Opinion | Where credit is due: Justice Horn

Who is Justice Horn?

Horn, a recent transfer student to UMKC from Northern State University in South Dakota, has quickly made a name for himself in his four months on campus.

After a short tenure as a Student Government Association (SGA) student senator, Horn recently was elected as the next SGA president.

Tall and solidly built, usually dressed in a full suit, Horn is a whirlwind of activity around campus. The president-elect has involved himself in numerous student groups, from the College Democrats to Fossil Free UMKC, and can be seen at many student events. In a campus known for an anemic and uninvolved student body, Horn is the exception to the rule. He has inserted himself directly into the heart of UMKC, spreading his network and entrenching himself as a fixture in the student body.

When asked why he dedicates so much of his time to networking and working with fellow students, he has told me numerous times, “I want to be here for you guys.”

His drive and ambition are evident to anyone who knows him. As indicated by his lightning-fast rise to the SGA’s top spot, Horn is a man on a mission. In several interviews, he has expressed his desire to come into political office, hoping one day to become the governor of Missouri.

At the rate he is going now, it would not surprise me if his wish came true. Horn, though he is has not officially become the SGA president yet, is already playing the part. Even in college, Horn is the consummate politician, an unignorable presence at UMKC.

However, before he become a rising-star student politician, Horn had another claim to fame, one that brought him attention on the national stage. A Division II athlete before coming to UMKC, Horn came into the spotlight in June as something rarely seen: an openly gay college wrestler. Inspired by the coming out stories of other gay athletes over the past several years, Horn decided to show the nation that those of any sexuality can stand out as athletes, having numerous articles written about him by outlets such us the Huffington Post and LGBT athletics website Outsports.com.

“Part of me felt selfish, like, how could I have this and not want to almost accelerate acceptance with the platform I have… So that’s when I made the decision to come out and show that you can compete in the sport of wrestling as a person of color and also being openly gay and you can make it.” said Horn in an interview with U-News.

However, Horn’s story is clouded by a claim that turns out to be untrue. In a previous U-News article, Horn was referred to as the “first openly gay college wrestler.” In an interview with me, I repeatedly referred to Horn in our conversation as the “first openly gay college wrestler.” However, an anonymous tip to UNews revealed an article in the Chicago Tribune this label to be false. The article described Dylan Geick, a college wrestler for Columbia University with a large internet following, who was also openly gay. This article was written in March of 2018. Though Horn came out to his teammates long before, he only came out on the national stage in June of 2018.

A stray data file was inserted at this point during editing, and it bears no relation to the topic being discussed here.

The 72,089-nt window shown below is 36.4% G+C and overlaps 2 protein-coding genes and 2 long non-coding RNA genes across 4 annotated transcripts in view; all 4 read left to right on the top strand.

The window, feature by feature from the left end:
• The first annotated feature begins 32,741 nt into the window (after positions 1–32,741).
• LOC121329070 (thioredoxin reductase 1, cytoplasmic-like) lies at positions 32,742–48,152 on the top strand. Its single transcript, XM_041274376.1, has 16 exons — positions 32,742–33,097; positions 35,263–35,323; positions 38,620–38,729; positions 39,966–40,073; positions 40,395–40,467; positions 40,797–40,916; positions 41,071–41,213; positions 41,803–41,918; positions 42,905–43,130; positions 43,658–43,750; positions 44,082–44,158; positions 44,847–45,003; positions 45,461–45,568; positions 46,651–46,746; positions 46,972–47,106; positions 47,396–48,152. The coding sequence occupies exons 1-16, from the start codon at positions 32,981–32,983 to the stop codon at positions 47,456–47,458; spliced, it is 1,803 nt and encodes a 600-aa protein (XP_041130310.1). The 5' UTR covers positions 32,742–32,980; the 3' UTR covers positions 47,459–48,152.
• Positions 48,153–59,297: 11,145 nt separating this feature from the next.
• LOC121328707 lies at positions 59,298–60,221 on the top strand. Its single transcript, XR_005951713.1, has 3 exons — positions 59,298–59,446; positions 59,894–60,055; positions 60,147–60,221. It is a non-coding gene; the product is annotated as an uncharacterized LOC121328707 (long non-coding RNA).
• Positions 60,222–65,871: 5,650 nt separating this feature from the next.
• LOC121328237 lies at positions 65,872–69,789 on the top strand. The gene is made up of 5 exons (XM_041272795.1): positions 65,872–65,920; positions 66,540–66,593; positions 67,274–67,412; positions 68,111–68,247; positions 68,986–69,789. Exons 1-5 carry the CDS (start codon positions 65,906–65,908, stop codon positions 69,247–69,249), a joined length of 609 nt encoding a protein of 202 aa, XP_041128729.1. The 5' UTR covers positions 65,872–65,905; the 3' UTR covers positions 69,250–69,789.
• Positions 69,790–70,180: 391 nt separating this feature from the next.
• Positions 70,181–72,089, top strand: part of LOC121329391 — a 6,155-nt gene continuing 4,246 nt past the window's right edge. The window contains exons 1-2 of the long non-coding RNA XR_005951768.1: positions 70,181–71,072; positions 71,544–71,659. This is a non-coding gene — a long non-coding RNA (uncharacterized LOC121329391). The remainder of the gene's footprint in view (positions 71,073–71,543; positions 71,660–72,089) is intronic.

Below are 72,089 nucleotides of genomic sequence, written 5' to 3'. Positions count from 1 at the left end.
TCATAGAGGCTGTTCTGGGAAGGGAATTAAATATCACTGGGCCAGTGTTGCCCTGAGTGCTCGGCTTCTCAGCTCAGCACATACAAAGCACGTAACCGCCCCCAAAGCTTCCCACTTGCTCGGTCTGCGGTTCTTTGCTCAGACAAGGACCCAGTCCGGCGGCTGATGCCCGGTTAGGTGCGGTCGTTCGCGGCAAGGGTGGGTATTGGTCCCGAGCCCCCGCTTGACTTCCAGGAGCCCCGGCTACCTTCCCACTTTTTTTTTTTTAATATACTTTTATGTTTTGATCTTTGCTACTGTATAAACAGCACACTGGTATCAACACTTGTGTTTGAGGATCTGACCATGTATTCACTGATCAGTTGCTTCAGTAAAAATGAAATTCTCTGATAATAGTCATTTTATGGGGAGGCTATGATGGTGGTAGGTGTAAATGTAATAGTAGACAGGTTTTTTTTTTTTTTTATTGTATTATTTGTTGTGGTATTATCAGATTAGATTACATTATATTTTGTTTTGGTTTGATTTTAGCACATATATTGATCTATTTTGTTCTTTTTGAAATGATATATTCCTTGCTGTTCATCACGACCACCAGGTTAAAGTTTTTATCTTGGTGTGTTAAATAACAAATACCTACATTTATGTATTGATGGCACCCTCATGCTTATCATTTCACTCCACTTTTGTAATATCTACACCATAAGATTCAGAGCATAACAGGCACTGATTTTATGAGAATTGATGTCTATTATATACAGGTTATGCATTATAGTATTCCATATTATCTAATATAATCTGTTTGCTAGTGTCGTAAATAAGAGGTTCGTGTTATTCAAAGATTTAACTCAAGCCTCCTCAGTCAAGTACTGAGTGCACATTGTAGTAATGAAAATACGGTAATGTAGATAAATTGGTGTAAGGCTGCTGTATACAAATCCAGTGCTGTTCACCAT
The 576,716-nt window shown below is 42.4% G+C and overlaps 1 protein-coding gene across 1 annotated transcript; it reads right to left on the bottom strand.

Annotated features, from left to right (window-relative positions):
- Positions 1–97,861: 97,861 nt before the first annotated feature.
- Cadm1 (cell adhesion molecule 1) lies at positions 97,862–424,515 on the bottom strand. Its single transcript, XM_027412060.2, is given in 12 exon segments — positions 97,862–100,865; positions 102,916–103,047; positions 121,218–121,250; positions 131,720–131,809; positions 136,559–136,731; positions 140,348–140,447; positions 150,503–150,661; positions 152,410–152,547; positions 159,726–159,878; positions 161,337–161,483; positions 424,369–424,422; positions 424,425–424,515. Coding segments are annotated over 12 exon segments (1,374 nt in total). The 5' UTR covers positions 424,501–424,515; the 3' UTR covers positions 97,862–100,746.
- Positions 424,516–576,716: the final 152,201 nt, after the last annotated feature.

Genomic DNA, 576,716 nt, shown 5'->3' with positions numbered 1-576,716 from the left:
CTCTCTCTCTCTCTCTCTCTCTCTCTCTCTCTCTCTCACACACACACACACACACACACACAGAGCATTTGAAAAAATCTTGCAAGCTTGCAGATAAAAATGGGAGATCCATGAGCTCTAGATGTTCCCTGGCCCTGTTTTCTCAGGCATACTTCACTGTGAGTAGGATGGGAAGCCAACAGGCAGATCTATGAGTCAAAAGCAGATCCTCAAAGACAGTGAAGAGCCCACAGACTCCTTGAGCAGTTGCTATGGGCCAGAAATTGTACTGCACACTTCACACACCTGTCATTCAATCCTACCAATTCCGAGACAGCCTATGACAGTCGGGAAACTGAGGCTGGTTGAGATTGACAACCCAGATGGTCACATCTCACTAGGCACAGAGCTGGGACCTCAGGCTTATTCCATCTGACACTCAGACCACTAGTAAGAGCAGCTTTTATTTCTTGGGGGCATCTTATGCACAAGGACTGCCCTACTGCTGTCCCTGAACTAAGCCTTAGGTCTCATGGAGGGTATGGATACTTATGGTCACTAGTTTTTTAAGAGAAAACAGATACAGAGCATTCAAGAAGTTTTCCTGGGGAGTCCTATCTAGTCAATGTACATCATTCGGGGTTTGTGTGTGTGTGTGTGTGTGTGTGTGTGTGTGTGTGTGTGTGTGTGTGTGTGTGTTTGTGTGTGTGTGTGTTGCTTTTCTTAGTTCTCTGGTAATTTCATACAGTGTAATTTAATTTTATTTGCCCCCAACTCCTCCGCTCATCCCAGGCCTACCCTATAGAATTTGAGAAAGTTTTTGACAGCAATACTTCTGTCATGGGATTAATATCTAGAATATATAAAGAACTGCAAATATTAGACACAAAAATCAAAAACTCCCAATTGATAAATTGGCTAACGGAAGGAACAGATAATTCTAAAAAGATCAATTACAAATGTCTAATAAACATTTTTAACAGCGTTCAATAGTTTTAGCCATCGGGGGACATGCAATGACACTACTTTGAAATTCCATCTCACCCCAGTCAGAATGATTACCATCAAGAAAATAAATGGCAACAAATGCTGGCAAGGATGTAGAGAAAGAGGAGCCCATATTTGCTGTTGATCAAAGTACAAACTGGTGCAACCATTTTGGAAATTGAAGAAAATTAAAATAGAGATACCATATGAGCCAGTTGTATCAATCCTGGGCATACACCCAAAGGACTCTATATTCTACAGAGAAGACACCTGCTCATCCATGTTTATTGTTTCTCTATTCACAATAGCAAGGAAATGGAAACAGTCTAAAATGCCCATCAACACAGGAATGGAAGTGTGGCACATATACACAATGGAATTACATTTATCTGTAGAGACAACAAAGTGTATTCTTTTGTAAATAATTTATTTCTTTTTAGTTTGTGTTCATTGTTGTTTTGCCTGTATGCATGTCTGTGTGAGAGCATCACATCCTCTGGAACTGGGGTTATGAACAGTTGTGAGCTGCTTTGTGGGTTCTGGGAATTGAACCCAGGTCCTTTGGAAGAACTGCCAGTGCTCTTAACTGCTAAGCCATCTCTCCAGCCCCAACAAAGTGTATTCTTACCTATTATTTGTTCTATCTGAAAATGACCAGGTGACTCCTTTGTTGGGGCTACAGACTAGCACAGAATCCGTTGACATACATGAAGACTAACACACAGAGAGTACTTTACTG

After hearing him make no attempt to correct me or the U-News article wrongly describing him, I confronted Horn with this article.
He was unfazed. His response: “So when it happened I was the first one to compete openly, and even like when they defined the term open, I was open about it and had news articles and TV interviews. A lot of them that were open, they did not use their platform of ‘they weren’t open about it,’ which is why my claim to fame is being open about it.”

Geick, however, was quite open about his sexuality and also received attention in national media. For example, both a New York Times article from February of 2018 and an Outsports.com article from 2017 describe Geick as an openly gay wrestler.

Nonetheless, Horn persisted and made no attempt to set the record straight.
Of course, many may ask if this is really such a big deal. Does it really matter who was the first openly gay wrestler? In my opinion, it does. Horn has pushed his claim to fame as an openly gay wrestler vigorously. It has profited him immensely in the form of media attention as he has appeared in numerous publications, television interviews and podcasts. On his track to become a politician, he has leveraged his name recognition and story to win him favor. While it is still brave of him to express his sexuality openly in a hyper-masculine sport, he is claiming credit where it is not due. He has adopted the title of trailblazer when he is following closely behind the path of others.

Neil Armstrong was the first human to walk on the moon. Buzz Aldrin was two steps behind him. Though they went through the same struggles and took the same risks, Aldrin was still known as the ​second​ man to walk on the moon. Aldrin makes no claims to the contrary. The same is true for Horn. While his coming out may still be rightfully lauded as a brave thing to do, he should recognize that he is in fact not the first of his kind, and he should not attempt to employ a false claim as a tool to curry political favor and an aid to realize his ambitions.

With all this in mind, I raise the question again—who is Justice Horn? That is up for you to decide.

samuelbellefy@mail.umkc.edu

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